It’s a fact: Most teens/preteens are going to experiment with relationships and sexuality at some point soon. So rather than putting off “the talk” out of dread, or letting your child learn everything from media and their friends, it’s important to be proactive and open up the lines of communication early.
Consent, healthy relationships, setting boundaries, and communicating with a romantic partner are very tough subjects to tackle. But your teen needs to know about them—and needs to know that they can talk to you. Remember that dating and early relationships are an important stage in your child’s development, and you want to be there for them!
Note that this info is absolutely crucial for kids of *ANY* gender. Plus, do your best to deliver it in a way that doesn’t assume your child’s sexuality or the gender they’d potentially be interested in dating (even if they’ve already started dating).
Even though early relationships may seem like inconsequential “puppy love” from an adult perspective, these relationships are very important to your teen and can help lay the groundwork for healthy adult relationships. So be sure to respect, listen to, and take your teen seriously! Here are some of the main points you should cover with them.
Know your own worth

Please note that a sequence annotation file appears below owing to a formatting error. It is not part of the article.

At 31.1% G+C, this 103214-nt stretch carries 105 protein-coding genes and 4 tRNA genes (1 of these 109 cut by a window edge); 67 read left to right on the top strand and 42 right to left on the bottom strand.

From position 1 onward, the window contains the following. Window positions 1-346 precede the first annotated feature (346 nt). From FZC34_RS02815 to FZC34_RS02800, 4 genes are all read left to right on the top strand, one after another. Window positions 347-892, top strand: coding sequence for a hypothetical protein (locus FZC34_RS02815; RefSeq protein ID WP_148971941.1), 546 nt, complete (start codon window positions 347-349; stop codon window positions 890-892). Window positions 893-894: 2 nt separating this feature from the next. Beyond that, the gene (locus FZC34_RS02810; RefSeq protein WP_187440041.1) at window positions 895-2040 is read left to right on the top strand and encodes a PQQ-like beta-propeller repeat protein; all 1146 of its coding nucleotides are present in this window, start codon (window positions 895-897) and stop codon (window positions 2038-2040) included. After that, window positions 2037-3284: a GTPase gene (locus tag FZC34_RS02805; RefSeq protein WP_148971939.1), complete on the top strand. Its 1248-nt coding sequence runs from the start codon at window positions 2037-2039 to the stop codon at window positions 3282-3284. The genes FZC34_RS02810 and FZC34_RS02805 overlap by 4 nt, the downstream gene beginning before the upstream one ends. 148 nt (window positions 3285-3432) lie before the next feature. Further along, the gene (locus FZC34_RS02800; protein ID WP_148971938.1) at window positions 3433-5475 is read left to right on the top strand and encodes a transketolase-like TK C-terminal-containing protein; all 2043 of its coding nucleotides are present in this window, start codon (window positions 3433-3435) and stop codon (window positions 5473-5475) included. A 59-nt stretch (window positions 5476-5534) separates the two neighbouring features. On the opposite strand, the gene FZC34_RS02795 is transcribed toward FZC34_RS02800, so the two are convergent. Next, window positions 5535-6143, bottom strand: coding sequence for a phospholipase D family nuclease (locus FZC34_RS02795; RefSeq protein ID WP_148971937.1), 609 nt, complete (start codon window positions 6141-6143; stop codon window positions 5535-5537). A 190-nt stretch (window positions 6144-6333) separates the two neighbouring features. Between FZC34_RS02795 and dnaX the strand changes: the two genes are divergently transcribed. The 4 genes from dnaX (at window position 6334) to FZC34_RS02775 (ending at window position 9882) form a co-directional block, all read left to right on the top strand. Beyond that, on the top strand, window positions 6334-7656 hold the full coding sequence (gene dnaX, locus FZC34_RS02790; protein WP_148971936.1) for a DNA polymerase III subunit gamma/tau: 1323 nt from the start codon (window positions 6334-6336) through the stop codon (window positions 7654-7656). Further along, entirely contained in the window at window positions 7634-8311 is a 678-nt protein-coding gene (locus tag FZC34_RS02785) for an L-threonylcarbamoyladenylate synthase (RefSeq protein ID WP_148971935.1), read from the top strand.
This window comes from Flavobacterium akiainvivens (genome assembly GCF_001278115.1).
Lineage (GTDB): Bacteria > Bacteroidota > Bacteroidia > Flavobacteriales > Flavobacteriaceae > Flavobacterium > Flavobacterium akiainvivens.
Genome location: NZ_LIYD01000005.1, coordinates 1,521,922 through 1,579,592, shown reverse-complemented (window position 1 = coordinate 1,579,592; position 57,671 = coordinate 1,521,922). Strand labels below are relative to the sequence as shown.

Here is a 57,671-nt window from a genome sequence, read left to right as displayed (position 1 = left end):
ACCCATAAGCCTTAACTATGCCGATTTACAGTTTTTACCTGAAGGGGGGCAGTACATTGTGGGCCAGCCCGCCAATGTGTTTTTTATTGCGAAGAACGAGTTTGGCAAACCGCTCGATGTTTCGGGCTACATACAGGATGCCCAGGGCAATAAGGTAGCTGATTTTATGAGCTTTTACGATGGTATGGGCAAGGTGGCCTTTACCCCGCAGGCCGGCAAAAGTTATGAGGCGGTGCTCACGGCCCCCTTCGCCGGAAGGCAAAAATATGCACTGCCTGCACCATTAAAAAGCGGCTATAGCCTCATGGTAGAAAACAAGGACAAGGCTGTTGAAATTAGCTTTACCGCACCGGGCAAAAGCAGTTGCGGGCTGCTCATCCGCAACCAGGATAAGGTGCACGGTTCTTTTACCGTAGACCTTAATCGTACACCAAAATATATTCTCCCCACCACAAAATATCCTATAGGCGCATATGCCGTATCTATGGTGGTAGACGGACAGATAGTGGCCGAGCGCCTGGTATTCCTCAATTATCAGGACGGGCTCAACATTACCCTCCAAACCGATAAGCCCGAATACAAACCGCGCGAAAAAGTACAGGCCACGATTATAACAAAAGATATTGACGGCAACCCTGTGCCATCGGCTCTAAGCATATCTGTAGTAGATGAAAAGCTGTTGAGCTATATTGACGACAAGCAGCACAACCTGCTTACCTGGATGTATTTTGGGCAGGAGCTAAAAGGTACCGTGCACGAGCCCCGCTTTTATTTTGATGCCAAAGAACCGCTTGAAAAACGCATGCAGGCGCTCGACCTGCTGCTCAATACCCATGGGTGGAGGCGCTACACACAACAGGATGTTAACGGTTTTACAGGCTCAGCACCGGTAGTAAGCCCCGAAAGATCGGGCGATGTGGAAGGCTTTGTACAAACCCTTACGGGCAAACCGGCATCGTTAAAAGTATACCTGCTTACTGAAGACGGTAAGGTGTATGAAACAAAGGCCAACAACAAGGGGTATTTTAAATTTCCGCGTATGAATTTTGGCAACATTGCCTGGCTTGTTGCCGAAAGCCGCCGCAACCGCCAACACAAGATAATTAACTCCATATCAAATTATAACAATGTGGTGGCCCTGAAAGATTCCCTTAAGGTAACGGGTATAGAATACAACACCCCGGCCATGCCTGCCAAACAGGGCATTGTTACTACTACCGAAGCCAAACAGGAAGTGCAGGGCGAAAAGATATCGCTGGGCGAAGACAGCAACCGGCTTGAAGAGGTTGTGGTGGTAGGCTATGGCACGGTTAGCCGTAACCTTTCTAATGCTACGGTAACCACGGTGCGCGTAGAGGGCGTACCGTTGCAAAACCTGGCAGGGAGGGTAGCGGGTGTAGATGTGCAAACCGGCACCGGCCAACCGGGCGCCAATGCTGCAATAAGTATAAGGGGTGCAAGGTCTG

Make sure your kid is getting these messages on a regular basis:
- You don’t need to be “liked” or to be in a romantic relationship to feel worthy or special.
- You don’t need anyone to complete you. You already have so many amazing qualities inside and out.
- You always deserve to be treated with respect and to be listened to.
- You have valuable instincts and no one should ever tell you how to feel.
- Remember that your interests, activities, and friendships are still important and valuable after you enter a romantic relationship with someone—and after that relationship ends too.
Signs of healthy vs. unhealthy relationships
Point out a few of these signs and ask your child what they think another sign or example of a healthy or unhealthy relationship would be.
In healthy relationships, the partners:
- Communicate their wishes and feelings
- Speak and act respectfully toward each other
- Let each other spend time with other people
- Ask for consent and check in with each other
- Make mutual decisions, regardless of who has more money/social influence/etc.
In unhealthy or abusive relationships, one or more of the partners may:
- Not communicate their wishes and feelings
- Not listen, compromise, or admit when they’ve made a mistake
- Speak or act disrespectfully
- Hurt or intimidate their partner physically or emotionally, or even virtually
- Lie to, or distrust, their partner
- Try to control who else their partner spends time with
- Pressure their partner into doing things they’re uncomfortable with
- Take/give up control based on who has more money/social influence/etc.
Consent, consent, consent
Have the sex talk, and be sure they understand that consent is a must for any kind of sexual activity, even kissing. Explain that a simple question (“Is this okay?” or “Is it okay if I __?”) followed by a clear “yes” response makes sure that both of you are starting on the same page. If it’s not a clear yes, then it’s a “no” for now. Also, it’s okay for either person to change their mind at any point.
Consent is not *only* for sexual activity, though. It starts with the little things. Here are some examples of ways teens can ask for, give, or discuss consent with partners: